Fancy a beer? How about a virtual one? Heineken have become one of the latest brands to join the rapidly expanding collection of big-name brands with a footprint in the metaverse with the launch of ‘Heineken Silver’ – the world’s first Virtual Beer.
Swapping out hops for pixels, Heineken unveiled their new beverage in mid-March at their Virtual Brewery on the metaverse platform Decentraaland. You could forgive those who attended the virtual launch for feeling a little thirsty back in the real world – however, they didn’t need to wait long for Heineken to launch ‘the world’s first ‘in real life’ metaverse bar’.
With an attitude towards the metaverse as refreshing as their latest beer, Heineken took an ironic and self-aware approach to their metaverse launch, resulting in close to two billion impressions . They then backed this up with an unforgettable real-world experience. We pulled up a bar stool and spoke with Rob van Griensven, Global Digital Director at Heineken about taking full advantage of the metaverse and delivering a seamless digital and physical experience for their audience. Sit back, relax, and grab yourself a (virtual) beer as you learn how they did it!
The world’s first ‘virtual beer’
As an early adopter of the metaverse, it was an unexpected step for Heineken to take. On face value, it does not make sense for a Beverage brand to launch a virtual bar. You cannot, at least to our knowledge, drink pixels. Indeed, in the Heineken Silver Area on Decentraaland, nothing can be purchased. However, Heineken Silver – with a less bitter and more refreshing taste – is targeted at Gen Z, with this Target Audience increasingly spending time together in metaverse worlds such as Decentraaland, Roblox, and Sandbox.
“Knowing that the beer was more to the pallet of Gen Z, our marketing strategy was leveraging the metaverse. In our research, but also from conversations with our colleagues and people working at partners of Heineken, we found that this generation go the metaverse as a place where they can have fun and more sociable experiences online. Before the availability of the of the physical product, they were already able to experience Heineken Silver in a more immersive way in than ever before.” – Rob van Griensven, Global Digital Director, Heineken
Credible, relevant, distinctive: The holy trinity
Heineken also felt that many brands who had previously jumped on the metaverse bandwagon did so as a symbol of progressiveness that was not necessarily in keeping with their brand.
“Every good brand should connect the holy trinity between being credible, relevant, and distinctive. And I think in the initial stages of the Metaverse, many brands were focusing on being distinctive to distinguish themselves from competitors but were not always very credible or relevant in this space. They were simply seeking to label themselves as forward thinking rather than adding anything specific to their customer’s experience.”
Pick a metaverse, any metaverse
The first step was for Heineken to choose the right platform and utilize it in a way that allowed them to stay true to their brand. First and foremost, as a provider of beer, they were extremely cognizant of engaging with an age-appropriate community and required a platform that could enforce age restrictions. They wanted to embrace the metaverse marketing trend in a careful way.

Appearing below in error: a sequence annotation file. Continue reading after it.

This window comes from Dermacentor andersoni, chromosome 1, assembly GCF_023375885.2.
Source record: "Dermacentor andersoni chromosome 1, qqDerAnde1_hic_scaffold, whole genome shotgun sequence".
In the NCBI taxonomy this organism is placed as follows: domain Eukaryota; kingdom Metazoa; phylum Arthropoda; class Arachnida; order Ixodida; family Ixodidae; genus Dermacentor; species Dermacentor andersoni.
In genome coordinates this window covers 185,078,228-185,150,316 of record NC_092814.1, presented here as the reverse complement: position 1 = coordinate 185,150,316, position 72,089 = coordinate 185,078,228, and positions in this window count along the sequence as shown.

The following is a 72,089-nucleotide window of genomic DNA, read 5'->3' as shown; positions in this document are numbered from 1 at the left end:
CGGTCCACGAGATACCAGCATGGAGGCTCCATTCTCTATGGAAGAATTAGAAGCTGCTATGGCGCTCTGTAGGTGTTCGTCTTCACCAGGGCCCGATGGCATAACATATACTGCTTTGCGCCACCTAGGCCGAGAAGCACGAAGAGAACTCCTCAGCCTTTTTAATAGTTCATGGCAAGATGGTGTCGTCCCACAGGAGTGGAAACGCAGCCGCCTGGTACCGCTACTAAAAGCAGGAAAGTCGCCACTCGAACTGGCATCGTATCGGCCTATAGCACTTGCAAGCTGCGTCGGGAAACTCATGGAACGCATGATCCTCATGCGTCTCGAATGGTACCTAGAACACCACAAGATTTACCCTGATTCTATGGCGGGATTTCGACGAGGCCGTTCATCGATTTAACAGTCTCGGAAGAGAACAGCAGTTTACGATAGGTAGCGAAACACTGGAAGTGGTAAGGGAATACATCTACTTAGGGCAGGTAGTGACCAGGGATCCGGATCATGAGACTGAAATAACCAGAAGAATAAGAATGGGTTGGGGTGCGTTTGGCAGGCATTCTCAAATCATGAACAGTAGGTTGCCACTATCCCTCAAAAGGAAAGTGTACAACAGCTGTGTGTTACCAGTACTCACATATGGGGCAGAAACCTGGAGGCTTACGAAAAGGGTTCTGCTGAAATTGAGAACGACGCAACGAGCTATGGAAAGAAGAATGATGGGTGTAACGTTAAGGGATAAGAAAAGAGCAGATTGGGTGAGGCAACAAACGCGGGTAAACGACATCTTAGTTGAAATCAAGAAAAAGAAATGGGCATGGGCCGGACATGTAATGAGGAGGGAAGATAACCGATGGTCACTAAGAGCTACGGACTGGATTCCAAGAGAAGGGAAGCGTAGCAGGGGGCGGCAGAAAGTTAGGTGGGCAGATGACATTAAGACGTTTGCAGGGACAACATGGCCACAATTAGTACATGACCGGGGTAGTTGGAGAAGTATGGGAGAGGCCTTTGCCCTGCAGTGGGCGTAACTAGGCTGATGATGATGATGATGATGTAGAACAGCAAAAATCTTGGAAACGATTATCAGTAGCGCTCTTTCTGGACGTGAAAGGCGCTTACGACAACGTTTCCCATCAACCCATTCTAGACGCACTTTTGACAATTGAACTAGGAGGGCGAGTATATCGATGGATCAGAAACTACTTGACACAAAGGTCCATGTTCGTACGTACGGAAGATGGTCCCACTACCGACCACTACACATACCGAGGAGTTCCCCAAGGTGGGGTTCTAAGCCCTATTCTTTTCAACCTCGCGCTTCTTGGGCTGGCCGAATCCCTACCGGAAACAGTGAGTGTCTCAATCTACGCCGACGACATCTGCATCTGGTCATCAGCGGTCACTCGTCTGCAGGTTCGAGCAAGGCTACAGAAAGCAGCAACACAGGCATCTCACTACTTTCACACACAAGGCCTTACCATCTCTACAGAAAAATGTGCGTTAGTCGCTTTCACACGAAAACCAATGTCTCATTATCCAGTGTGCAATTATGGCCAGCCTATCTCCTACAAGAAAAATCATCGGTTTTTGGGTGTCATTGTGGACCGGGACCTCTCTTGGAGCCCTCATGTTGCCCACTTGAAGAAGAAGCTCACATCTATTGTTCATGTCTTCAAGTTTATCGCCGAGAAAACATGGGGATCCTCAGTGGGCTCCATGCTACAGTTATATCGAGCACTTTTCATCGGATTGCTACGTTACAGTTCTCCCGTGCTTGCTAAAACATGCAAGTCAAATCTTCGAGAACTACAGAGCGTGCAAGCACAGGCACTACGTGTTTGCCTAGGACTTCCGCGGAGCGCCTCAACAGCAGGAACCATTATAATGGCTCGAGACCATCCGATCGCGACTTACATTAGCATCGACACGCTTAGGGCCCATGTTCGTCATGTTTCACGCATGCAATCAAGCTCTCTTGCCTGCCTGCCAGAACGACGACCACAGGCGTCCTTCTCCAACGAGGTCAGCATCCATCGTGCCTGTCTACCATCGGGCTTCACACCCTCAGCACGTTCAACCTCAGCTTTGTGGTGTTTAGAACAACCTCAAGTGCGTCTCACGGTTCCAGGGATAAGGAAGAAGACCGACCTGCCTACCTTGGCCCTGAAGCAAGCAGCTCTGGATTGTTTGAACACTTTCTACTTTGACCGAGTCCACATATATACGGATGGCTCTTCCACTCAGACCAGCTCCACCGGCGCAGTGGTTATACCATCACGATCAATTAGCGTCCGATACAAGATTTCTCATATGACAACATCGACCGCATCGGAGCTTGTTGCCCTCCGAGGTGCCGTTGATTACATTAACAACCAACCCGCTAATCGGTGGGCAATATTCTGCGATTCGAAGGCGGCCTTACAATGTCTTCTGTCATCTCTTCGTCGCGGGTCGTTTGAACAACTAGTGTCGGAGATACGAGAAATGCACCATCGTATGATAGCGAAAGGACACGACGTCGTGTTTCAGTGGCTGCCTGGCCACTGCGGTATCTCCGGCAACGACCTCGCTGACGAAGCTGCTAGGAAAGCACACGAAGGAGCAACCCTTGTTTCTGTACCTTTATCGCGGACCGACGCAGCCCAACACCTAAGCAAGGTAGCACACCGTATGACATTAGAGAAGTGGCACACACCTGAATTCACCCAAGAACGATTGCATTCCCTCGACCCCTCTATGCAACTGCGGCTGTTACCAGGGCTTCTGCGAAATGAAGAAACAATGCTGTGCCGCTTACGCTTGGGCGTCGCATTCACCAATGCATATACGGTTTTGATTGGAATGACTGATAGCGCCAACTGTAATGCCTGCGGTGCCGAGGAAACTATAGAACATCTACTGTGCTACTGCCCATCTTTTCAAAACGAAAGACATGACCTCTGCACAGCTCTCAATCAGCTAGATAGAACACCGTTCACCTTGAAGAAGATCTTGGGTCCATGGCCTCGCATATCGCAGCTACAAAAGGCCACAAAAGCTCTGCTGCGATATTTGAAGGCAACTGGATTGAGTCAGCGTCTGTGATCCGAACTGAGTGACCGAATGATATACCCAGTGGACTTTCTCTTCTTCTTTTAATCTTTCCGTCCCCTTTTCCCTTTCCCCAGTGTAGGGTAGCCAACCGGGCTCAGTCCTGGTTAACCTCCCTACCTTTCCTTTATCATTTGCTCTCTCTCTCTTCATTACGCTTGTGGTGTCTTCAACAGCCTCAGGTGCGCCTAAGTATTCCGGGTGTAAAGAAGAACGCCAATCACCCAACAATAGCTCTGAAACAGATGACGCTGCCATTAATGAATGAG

“As an alcohol brand, we always need to be careful that we are not engaging with consumers that we shouldn’t be communicating or engaging with. For instance, a metaverse world like Roblox was completely off limits because you get children on the platform. It was not the right space to be in. There’s also some other metaverse worlds like Sandbox which have a bit more of a childish visual identity, and we wanted to be on a visually mature platform to reflect what our audience would expect from a virtual bar.”
The ultimate choice for Heineken was to host their Virtual Bar on the 3D Virtual Platform Decentraaland. Decentraaland puts age restrictions in place for certain content and offers a more mature platform that has been in development since 2015 and has already hosted brands such as Samsung and Adidas. Through careful planning Heineken were able to pick the perfect platform to meet their target audience in a virtual setting. They also needed to build the Virtual Bar itself. Keen to avoid being just another brand adding nothing credible nor relevant to their customers, Heineken sought the expertise of agencies and publicists who could guide them to the right platform and help them build it.
“Within our trusted partners we have creative agencies like Publicis, Isobar (Dentsu), and Boomerang that are actively involved in the metaverse and Web3 initiatives. Alongside our own qualitative research, they helped us understand the right tone of voice to make something cool. Simply adding some brand stickers in a metaverse world wouldn’t have been enough to activate our brand; we needed to create an environment that added to the experience of our customers.”
A unique metaverse marketing strategy
As such, Heineken had to think carefully about their strategy. They had built a fantastic environment where their audience could meet. Complete with a DJ, dancing, and of course the virtual beer, it embraced the metaverse and reflected Heineken’s long-established ethos of progressiveness and innovation; but almost any other brand on the metaverse could stake a similar claim. That doesn’t typify distinctiveness. So, Heineken embrace the playful part of their brand.
“For Heineken it was all about not taking ourselves too seriously. The metaverse is a trend that has a more serious side. So, Heineken took the approach of embracing the ironic side. Especially in the metaverse, humor and sarcasm play a significant role. Our plan from the inception was a self-aware joke to say we’re launching a virtual beer, but it’s impossible to drink a virtual beer.”